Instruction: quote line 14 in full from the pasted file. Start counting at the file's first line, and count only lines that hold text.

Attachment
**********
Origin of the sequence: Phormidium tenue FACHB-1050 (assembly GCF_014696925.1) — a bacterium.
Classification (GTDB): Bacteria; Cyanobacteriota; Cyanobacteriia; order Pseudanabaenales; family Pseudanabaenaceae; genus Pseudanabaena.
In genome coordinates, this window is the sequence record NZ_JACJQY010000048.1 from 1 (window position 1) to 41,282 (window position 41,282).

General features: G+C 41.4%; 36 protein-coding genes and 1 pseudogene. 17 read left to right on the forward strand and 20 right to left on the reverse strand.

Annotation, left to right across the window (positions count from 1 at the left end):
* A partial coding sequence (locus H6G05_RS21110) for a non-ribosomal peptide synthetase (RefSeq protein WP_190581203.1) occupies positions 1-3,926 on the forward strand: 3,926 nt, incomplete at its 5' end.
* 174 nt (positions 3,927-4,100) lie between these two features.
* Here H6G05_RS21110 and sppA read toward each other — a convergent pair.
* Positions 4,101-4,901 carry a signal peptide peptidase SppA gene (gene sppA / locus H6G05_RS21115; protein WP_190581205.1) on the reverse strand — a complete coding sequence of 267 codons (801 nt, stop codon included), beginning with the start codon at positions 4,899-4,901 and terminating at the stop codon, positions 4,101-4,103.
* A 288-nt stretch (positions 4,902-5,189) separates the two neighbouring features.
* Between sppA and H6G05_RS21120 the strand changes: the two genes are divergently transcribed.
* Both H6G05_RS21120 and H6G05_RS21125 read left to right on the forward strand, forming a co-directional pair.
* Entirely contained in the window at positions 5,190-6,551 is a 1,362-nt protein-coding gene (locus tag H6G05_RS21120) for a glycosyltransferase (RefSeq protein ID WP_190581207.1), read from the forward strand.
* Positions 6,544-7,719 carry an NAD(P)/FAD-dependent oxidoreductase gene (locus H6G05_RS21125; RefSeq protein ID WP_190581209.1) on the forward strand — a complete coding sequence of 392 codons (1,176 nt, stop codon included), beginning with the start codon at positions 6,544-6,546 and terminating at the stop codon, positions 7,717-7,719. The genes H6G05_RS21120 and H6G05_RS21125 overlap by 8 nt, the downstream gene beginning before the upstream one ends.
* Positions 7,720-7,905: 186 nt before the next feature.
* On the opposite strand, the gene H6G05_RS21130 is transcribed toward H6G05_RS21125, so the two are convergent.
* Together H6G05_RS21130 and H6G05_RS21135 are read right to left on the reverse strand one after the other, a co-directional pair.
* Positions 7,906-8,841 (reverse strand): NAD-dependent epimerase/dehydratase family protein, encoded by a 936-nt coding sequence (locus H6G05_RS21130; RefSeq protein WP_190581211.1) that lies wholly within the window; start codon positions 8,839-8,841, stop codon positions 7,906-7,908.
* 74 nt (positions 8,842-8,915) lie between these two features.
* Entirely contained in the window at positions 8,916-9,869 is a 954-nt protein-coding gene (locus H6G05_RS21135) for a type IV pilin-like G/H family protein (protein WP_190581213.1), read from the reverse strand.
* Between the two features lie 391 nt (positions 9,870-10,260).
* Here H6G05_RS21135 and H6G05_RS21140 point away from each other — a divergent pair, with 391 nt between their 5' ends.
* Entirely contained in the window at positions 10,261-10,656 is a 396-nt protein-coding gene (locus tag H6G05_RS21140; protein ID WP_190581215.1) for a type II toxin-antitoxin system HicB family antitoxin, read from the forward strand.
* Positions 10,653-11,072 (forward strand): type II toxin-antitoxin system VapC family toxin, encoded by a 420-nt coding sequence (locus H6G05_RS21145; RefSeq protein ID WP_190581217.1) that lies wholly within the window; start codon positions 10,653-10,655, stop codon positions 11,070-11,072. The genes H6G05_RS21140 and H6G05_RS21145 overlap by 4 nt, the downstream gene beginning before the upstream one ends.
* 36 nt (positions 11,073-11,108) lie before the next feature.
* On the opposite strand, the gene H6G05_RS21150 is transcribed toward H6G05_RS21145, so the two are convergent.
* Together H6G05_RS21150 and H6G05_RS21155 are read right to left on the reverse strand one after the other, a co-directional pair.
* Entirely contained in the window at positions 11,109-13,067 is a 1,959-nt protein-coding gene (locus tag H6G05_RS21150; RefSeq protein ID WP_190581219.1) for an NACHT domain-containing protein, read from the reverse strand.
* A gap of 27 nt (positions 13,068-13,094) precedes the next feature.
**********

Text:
* Positions 6,544-7,719 carry an NAD(P)/FAD-dependent oxidoreductase gene (locus H6G05_RS21125; RefSeq protein ID WP_190581209.1) on the forward strand — a complete coding sequence of 392 codons (1,176 nt, stop codon included), beginning with the start codon at positions 6,544-6,546 and terminating at the stop codon, positions 7,717-7,719. The genes H6G05_RS21120 and H6G05_RS21125 overlap by 8 nt, the downstream gene beginning before the upstream one ends.